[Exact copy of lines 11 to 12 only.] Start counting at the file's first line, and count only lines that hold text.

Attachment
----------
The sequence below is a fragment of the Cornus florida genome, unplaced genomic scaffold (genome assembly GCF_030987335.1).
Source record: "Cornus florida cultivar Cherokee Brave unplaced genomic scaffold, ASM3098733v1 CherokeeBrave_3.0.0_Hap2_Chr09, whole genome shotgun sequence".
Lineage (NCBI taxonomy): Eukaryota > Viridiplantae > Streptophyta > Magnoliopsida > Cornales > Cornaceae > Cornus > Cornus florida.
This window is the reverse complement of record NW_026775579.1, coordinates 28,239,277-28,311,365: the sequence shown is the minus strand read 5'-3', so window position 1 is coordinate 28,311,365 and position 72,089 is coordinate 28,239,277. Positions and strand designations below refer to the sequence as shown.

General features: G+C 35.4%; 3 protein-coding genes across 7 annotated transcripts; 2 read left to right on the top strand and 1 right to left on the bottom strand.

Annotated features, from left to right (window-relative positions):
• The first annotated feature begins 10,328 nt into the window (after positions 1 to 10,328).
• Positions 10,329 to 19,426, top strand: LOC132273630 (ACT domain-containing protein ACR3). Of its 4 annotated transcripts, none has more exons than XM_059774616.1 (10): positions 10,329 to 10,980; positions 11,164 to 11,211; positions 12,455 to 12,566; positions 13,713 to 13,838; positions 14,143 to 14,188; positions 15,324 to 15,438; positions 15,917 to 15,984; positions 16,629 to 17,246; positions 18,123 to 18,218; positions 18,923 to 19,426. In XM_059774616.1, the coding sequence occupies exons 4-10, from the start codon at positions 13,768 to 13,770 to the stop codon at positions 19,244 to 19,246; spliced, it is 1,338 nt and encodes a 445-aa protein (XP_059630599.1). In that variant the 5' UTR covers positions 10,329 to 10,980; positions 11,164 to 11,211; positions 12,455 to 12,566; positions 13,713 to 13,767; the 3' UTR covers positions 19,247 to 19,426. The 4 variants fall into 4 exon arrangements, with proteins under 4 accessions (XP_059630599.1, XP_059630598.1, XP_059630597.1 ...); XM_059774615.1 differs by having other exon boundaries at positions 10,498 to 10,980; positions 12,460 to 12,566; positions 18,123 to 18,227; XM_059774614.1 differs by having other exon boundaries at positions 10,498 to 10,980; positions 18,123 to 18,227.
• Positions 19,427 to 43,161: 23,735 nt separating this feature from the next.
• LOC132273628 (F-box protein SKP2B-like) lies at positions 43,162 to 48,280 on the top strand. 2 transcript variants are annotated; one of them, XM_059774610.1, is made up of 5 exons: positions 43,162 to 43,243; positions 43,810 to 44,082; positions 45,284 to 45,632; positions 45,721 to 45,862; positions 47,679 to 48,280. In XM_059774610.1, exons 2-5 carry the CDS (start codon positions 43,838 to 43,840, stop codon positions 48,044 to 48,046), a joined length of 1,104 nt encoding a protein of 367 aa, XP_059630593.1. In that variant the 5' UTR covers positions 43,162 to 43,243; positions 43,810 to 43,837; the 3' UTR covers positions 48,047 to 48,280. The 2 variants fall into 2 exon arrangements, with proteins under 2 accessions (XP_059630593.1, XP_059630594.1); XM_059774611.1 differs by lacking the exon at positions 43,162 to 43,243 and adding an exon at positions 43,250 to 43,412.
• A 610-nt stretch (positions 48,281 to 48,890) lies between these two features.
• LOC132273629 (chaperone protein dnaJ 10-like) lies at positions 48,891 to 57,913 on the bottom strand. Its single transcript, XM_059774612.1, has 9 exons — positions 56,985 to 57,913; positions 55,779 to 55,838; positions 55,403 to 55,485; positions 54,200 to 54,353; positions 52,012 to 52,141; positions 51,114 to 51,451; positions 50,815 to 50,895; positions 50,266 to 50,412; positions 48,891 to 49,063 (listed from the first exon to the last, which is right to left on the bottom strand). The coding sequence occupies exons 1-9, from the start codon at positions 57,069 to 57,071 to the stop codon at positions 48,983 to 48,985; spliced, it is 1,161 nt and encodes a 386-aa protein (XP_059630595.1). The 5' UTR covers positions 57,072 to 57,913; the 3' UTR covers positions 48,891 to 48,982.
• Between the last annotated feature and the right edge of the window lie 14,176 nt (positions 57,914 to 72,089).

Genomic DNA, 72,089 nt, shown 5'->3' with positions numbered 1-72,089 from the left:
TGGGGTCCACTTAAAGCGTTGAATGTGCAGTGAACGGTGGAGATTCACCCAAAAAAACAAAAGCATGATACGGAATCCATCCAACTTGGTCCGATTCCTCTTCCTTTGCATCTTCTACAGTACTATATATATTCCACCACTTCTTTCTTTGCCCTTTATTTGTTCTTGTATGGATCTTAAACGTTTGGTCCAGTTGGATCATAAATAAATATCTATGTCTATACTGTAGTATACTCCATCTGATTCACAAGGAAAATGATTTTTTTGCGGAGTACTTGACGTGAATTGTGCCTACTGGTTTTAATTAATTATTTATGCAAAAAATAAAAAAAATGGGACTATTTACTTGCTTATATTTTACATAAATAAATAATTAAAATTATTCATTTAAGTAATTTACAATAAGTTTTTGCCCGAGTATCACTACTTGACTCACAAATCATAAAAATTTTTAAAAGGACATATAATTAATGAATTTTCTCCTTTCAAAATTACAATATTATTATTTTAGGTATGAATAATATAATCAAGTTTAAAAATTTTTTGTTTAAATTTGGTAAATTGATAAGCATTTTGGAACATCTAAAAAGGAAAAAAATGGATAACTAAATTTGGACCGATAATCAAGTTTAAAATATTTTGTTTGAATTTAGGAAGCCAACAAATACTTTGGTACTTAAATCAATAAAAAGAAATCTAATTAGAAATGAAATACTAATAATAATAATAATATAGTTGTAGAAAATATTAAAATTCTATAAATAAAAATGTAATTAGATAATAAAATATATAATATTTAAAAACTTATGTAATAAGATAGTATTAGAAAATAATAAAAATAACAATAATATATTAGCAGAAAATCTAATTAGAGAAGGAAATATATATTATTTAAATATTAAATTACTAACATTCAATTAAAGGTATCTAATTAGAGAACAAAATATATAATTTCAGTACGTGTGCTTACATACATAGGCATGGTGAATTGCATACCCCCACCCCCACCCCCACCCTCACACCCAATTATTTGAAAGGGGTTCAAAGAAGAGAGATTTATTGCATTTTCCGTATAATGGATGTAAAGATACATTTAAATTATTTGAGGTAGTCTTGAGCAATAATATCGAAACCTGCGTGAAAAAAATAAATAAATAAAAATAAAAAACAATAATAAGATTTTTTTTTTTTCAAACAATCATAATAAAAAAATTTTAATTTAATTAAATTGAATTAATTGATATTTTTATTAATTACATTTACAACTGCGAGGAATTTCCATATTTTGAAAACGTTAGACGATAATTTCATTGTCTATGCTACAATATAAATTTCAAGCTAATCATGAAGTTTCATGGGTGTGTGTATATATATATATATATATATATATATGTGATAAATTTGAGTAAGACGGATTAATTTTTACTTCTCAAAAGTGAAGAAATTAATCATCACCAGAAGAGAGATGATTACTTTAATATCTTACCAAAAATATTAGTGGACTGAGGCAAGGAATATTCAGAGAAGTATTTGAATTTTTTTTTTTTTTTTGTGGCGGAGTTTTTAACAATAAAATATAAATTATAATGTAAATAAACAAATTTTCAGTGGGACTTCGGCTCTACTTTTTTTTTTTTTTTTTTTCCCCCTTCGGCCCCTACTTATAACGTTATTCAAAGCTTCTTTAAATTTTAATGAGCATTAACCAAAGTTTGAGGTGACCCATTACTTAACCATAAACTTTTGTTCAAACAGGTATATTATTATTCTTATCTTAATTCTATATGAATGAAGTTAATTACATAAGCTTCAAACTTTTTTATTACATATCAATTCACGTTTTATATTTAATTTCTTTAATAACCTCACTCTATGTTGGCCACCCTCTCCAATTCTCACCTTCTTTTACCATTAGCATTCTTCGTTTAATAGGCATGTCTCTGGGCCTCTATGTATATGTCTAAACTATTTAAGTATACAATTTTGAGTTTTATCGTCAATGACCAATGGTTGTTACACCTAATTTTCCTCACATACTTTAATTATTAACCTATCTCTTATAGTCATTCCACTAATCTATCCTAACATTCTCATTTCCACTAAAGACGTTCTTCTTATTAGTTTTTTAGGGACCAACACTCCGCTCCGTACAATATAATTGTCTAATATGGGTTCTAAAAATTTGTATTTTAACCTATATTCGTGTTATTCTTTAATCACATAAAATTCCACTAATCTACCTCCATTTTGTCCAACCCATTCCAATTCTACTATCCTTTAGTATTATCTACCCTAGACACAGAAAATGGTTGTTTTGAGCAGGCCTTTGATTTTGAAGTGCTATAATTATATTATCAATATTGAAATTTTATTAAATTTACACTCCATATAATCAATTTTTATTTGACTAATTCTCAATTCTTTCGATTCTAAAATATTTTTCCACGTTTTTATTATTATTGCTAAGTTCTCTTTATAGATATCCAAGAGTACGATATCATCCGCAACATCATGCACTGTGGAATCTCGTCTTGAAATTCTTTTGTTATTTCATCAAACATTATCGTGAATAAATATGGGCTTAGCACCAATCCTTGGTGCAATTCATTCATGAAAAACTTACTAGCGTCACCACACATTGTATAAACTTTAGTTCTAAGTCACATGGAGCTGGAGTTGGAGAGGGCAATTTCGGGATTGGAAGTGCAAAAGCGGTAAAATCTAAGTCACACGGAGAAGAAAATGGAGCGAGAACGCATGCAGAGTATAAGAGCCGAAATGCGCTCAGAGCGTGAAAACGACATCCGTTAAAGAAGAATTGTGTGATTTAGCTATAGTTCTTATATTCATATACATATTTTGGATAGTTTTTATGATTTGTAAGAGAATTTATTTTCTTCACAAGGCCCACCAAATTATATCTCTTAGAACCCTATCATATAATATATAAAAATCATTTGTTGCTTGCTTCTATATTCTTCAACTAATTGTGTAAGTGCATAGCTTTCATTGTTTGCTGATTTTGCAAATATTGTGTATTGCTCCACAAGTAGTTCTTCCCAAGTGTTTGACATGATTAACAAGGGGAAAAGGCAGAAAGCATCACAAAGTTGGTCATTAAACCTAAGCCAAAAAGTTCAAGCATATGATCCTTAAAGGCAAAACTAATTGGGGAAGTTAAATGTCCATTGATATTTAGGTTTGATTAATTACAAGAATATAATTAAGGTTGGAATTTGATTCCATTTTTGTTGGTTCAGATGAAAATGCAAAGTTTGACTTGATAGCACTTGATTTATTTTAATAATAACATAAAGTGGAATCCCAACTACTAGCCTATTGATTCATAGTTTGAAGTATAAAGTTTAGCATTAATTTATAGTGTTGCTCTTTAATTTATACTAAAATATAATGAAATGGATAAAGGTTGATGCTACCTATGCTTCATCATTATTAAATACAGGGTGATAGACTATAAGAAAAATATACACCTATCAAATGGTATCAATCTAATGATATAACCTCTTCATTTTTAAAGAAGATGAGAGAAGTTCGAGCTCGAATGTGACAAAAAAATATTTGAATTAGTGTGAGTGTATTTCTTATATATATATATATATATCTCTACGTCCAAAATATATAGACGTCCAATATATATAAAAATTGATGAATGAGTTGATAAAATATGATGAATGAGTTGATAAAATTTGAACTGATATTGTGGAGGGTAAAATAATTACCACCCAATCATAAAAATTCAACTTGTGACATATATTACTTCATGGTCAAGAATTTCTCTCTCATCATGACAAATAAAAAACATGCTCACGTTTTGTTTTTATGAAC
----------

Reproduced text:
• A 610-nt stretch (positions 48,281 to 48,890) lies between these two features.
• LOC132273629 (chaperone protein dnaJ 10-like) lies at positions 48,891 to 57,913 on the bottom strand. Its single transcript, XM_059774612.1, has 9 exons — positions 56,985 to 57,913; positions 55,779 to 55,838; positions 55,403 to 55,485; positions 54,200 to 54,353; positions 52,012 to 52,141; positions 51,114 to 51,451; positions 50,815 to 50,895; positions 50,266 to 50,412; positions 48,891 to 49,063 (listed from the first exon to the last, which is right to left on the bottom strand). The coding sequence occupies exons 1-9, from the start codon at positions 57,069 to 57,071 to the stop codon at positions 48,983 to 48,985; spliced, it is 1,161 nt and encodes a 386-aa protein (XP_059630595.1). The 5' UTR covers positions 57,072 to 57,913; the 3' UTR covers positions 48,891 to 48,982.